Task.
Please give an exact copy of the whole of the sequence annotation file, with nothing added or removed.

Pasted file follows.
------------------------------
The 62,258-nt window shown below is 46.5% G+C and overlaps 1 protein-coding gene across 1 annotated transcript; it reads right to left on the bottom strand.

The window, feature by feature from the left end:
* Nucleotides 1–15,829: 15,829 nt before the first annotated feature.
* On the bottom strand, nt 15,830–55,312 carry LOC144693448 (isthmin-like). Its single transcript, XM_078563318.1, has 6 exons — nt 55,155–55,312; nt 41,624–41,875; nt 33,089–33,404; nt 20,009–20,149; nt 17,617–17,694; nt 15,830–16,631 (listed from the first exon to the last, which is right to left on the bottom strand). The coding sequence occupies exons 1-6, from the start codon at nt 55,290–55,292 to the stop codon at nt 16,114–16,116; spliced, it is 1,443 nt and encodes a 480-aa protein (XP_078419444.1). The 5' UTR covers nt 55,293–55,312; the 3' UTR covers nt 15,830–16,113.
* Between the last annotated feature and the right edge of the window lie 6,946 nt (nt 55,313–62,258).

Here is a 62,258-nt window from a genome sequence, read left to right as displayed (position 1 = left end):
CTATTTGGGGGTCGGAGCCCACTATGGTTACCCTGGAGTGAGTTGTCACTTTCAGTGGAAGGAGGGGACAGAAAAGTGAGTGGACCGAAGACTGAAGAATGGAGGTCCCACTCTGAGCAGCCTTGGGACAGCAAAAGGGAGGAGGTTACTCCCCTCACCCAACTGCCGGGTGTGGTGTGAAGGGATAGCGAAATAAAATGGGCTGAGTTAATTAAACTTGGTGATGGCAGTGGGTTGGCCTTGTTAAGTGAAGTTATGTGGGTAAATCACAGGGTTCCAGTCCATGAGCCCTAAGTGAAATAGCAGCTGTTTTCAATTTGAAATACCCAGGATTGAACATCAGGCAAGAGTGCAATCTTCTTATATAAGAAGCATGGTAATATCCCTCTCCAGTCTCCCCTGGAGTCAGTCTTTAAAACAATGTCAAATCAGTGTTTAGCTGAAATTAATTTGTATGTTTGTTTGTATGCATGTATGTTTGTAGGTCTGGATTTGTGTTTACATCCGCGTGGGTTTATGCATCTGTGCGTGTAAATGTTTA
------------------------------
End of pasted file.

The 62,258-nt window shown below is 46.5% G+C and overlaps 1 protein-coding gene across 1 annotated transcript; it reads right to left on the bottom strand.

The window, feature by feature from the left end:
* Nucleotides 1–15,829: 15,829 nt before the first annotated feature.
* On the bottom strand, nt 15,830–55,312 carry LOC144693448 (isthmin-like). Its single transcript, XM_078563318.1, has 6 exons — nt 55,155–55,312; nt 41,624–41,875; nt 33,089–33,404; nt 20,009–20,149; nt 17,617–17,694; nt 15,830–16,631 (listed from the first exon to the last, which is right to left on the bottom strand). The coding sequence occupies exons 1-6, from the start codon at nt 55,290–55,292 to the stop codon at nt 16,114–16,116; spliced, it is 1,443 nt and encodes a 480-aa protein (XP_078419444.1). The 5' UTR covers nt 55,293–55,312; the 3' UTR covers nt 15,830–16,113.
* Between the last annotated feature and the right edge of the window lie 6,946 nt (nt 55,313–62,258).

Here is a 62,258-nt window from a genome sequence, read left to right as displayed (position 1 = left end):
CTATTTGGGGGTCGGAGCCCACTATGGTTACCCTGGAGTGAGTTGTCACTTTCAGTGGAAGGAGGGGACAGAAAAGTGAGTGGACCGAAGACTGAAGAATGGAGGTCCCACTCTGAGCAGCCTTGGGACAGCAAAAGGGAGGAGGTTACTCCCCTCACCCAACTGCCGGGTGTGGTGTGAAGGGATAGCGAAATAAAATGGGCTGAGTTAATTAAACTTGGTGATGGCAGTGGGTTGGCCTTGTTAAGTGAAGTTATGTGGGTAAATCACAGGGTTCCAGTCCATGAGCCCTAAGTGAAATAGCAGCTGTTTTCAATTTGAAATACCCAGGATTGAACATCAGGCAAGAGTGCAATCTTCTTATATAAGAAGCATGGTAATATCCCTCTCCAGTCTCCCCTGGAGTCAGTCTTTAAAACAATGTCAAATCAGTGTTTAGCTGAAATTAATTTGTATGTTTGTTTGTATGCATGTATGTTTGTAGGTCTGGATTTGTGTTTACATCCGCGTGGGTTTATGCATCTGTGCGTGTAAATGTTTA